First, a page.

Thursday 18 Rabi‘ at-akhir 1442 - 3 December 2020
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The importance of praying istikhaarah

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Publication : 16-11-2020

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Question

May I ask you this question? I want to put my mind at rest, because many people suffer from these intrusive thoughts, so my question will also benefit many people who read it. We often hear about praying istikhaarah, but we only do it on rare occasions. We may pray when there is doubt in our hearts, because we do not know how important it is. Sometimes it crosses our minds that the decree of Allah is what is going to come to pass, so what is the point of asking and offering supplication and striving? Please tell me about praying istikhaarah.

Answer

Praise be to Allah.

There are three reasons why praying istikhaarah is important:

The first reason is to show our desperate need of Allah alone, to disconnect any hope except hope in Allah, to put our trust in Him (may He be glorified and exalted), and to delegate all our affairs to Him. All of these are sublime aspects of Tawheed and Islam, which praying istikhaarah helps one to attain and helps one to establish them, especially for the one who gets used to doing it often and realizes and understands in his heart its importance and the wisdom behind its being prescribed.

The second reason is to make the right choice, be successful in what one is striving to achieve and to be helped by Allah in one’s efforts. Whoever delegates his affairs to Allah, He will suffice him, and whoever asks of Allah with sincerity, He will grant his need and not withhold it.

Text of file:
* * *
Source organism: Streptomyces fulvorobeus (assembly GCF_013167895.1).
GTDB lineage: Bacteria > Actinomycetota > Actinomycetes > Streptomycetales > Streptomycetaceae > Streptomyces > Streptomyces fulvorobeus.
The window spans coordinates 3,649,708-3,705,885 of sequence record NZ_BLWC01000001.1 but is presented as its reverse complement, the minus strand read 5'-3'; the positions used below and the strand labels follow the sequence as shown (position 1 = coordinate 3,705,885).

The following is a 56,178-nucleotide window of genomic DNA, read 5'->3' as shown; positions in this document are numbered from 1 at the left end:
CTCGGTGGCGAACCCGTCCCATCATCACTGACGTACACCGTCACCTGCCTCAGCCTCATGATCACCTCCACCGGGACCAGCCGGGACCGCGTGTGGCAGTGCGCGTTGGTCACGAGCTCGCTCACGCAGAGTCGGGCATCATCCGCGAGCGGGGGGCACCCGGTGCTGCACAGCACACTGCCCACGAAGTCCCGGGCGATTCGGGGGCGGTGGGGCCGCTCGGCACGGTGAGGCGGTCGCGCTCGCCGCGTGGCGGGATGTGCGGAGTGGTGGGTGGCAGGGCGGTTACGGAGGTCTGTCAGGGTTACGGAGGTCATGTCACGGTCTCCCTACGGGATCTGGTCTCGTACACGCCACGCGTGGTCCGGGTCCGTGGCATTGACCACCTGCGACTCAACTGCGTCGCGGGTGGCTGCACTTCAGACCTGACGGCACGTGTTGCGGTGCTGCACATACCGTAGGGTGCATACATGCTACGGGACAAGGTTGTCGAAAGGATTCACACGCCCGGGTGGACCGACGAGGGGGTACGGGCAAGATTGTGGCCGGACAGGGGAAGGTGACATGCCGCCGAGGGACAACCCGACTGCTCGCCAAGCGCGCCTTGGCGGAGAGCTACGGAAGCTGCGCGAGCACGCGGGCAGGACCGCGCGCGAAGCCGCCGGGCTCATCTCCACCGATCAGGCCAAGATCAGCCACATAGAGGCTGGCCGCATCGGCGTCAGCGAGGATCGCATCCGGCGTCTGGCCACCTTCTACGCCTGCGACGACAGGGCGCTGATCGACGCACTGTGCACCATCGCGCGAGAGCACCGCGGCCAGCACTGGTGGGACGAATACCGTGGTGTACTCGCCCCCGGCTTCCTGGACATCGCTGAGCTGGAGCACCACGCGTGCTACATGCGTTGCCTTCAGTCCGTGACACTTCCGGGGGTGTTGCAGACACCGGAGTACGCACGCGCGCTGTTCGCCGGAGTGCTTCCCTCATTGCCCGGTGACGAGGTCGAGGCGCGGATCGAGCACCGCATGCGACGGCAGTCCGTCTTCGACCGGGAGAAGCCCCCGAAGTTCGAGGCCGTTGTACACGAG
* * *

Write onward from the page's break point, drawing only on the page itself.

Al-Ghazaali says in Ihya’ ‘Uloom ad-Deen (1/206):

Some wise men say that whoever is inspired to do four things will not be deprived of four things: whoever is inspired to give thanks will not be deprived of more [of Allah’s bounty]; whoever is inspired to repent will not be deprived of his repentance being accepted; whoever is inspired to pray istikhaarah will not be deprived of a good outcome; and whoever is inspired to seek the advice of others will not be deprived of reaching the right decision. End quote.

With regard to the hadith, “He will not be disappointed who prays istikhaarah, and he will not regret it who seeks the advice of others,” this is a fabricated (mawdoo‘) hadith. See: as-Silsilah as-Saheehah (611) by Shaykh al-Albaani.

The third reason is acceptance of the divine decree and contentment with one’s lot. Whoever seeks Allah’s guidance in his affairs by praying istikhaarah will not regret what he ultimately chooses to do, and he will feel reassurance and certainty which will ward off from him all worry and grief that could result from his choice. This reason is one of the greatest benefits that one could attain through praying istikhaarah.

Ibn Abi’d-Dunya narrated in ar-Rida ‘an Allah bi Qada’ihi (92) and elsewhere, with his isnaad from Wahb ibn Munabbih, that he said:

Daawood (peace be upon him) said: O Lord, which of Your slaves is most hateful to You? He said: A slave who prayed to Me for guidance [istikhaarah] concerning something, and I chose for him, but he was not content with it. End quote.

Ibn al-Qayyim (may Allah have mercy on him) said in al-Waabil as-Sayyib (157):

Shaykh al-Islam Ibn Taymiyah used to say: He will never regret it who prays istikhaarah seeking the guidance of the Creator and who seeks advice from people, then remains steadfast in whatever decision he makes. End quote.